Ford, which is the second-largest U.S. automaker, will eliminate two of three shifts at its Dearborn Truck Plant next week, Reuters reports.
Meanwhile, its Kansas City Assembly Plant F-150 production will stop totally. And its Kentucky Truck Plant will be running on two shifts instead of three during the weeks of Sept. 6 and Sept. 13.
Ford Is Responding to Semiconductor Chip Shortage
The pandemic brought many unforeseen consequences. And the semiconductor chip shortage is among them.
The jump in demand for electronic devices during the pandemic has led to a shortage of semiconductor chips. That shortage has put the brakes on the auto industry throughout this year. And it shows no signs of abating in the immediate future.
The blockage of the Suez Canal in March of 2020 made matters worse; some companies have not yet recovered from its impact, Forbes reports.
The CEO of Renault, Luca de Meo, said this July that automakers can expect the chip shortage to last through 2022, per CarScoops.com. He said his major suppliers are calling it a “structural” problem. They say it will raise tension in the system regardless of production capacity.
An AlixPartners forecast this past May estimated that the chip shortage may wind up costing the auto industry as much as $110 billion in new car sales.
Automakers Were Caught Off Guard by the Shortage
“Semiconductor supply chains were kind of surprised by the pandemic,” Mixcomm CEO Mike Noonen told Forbes. “They did not expect to see the pandemic driving up demands for laptops and tablets… We are now in a world where every industry is either enabled by or dependent upon semiconductors. There isn’t one industry that is not influenced positively by semiconductors.”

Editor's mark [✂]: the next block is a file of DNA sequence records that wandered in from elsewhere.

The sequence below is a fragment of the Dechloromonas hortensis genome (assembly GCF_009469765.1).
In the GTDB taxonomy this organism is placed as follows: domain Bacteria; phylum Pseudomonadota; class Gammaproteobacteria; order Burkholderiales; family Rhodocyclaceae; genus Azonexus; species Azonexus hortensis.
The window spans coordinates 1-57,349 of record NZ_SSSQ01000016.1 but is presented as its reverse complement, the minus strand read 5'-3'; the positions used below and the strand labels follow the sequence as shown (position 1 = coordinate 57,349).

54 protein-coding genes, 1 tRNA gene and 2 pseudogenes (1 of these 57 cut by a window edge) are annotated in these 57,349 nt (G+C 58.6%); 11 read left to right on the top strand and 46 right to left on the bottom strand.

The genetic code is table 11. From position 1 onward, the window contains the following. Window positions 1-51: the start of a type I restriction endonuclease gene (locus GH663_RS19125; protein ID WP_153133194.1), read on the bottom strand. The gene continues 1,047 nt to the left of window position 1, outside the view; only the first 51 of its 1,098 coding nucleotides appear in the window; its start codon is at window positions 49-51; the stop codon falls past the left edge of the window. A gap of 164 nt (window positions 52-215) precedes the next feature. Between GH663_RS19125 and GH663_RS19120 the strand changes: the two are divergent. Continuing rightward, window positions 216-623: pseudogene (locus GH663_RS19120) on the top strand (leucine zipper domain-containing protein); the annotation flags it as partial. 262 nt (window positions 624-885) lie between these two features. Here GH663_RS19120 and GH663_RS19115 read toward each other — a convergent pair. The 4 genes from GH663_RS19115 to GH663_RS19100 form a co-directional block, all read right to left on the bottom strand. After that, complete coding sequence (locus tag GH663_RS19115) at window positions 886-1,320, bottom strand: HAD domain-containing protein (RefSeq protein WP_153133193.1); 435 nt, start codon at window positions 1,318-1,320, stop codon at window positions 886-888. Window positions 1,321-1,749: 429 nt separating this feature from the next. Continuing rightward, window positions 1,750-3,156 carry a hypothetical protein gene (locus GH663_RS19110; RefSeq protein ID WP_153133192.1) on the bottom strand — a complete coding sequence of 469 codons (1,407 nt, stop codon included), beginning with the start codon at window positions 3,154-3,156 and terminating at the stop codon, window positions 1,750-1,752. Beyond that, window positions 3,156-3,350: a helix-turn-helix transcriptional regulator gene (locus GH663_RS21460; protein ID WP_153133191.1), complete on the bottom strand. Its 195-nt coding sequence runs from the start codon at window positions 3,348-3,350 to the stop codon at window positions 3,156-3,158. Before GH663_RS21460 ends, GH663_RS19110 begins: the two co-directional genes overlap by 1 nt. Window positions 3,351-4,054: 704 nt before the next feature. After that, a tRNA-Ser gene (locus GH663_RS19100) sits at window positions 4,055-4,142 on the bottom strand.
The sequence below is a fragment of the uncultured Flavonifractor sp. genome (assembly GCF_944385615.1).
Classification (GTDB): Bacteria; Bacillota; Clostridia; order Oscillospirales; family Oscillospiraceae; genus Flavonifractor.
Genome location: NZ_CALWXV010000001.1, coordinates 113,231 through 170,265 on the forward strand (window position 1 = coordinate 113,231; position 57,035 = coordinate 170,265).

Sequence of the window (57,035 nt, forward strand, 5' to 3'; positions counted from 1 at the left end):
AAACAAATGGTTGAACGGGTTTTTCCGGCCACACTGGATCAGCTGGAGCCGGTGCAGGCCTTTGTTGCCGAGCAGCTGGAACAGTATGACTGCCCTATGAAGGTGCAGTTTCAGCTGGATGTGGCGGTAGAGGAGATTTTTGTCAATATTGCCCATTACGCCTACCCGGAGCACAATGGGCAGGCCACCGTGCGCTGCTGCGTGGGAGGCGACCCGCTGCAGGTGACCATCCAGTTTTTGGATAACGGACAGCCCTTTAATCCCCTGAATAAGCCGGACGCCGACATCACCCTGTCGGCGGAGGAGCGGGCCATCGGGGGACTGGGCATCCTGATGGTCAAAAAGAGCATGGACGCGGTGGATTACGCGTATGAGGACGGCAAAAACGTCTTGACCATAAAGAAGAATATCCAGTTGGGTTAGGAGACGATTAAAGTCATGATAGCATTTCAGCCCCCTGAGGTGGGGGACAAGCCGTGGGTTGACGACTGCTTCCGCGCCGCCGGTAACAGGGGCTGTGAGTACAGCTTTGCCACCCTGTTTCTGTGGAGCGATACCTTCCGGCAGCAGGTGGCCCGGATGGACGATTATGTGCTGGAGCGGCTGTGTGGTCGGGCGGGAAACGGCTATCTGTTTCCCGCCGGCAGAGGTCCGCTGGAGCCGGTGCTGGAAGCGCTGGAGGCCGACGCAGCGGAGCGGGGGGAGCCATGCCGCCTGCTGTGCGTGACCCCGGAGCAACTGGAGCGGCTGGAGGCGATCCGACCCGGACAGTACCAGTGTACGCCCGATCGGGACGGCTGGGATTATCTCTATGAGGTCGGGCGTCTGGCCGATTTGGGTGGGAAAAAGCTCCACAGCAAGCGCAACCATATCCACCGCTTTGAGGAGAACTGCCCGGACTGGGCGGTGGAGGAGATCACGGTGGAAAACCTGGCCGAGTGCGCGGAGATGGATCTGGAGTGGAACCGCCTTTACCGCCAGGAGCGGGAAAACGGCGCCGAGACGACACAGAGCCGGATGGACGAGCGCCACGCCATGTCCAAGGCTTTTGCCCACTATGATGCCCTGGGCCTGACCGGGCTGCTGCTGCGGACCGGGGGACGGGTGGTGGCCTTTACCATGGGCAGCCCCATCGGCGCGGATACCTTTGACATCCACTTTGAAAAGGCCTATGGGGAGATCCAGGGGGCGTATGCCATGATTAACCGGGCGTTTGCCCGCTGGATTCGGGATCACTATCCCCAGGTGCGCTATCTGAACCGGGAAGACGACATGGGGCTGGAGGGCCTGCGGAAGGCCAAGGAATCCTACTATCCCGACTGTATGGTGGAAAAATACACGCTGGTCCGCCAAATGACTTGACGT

“There is still going to be a semiconductor cycle except for rare events, such as the pandemic,” he added. “Hopefully, there will be a more controlled boom and bust.”
However, the Wall Street Journal recently reported that Volkswagen is warning the crisis for automakers may get worse over the next six months. The industry has relied too heavily on lean inventory. So, it was caught flat-footed when the pandemic hit.
Moreover, automobiles have grown more dependent on semiconductors to manage engine performance, safety features and navigation. Dr. Thomas Goldsby of the University of Tennessee told Forbes a modern car uses anywhere from 1,500 to 3,000 chips.
As cars become smarter, that number is likely to grow. Unfortunately, at least in the near future, that also means new cars will become scarcer.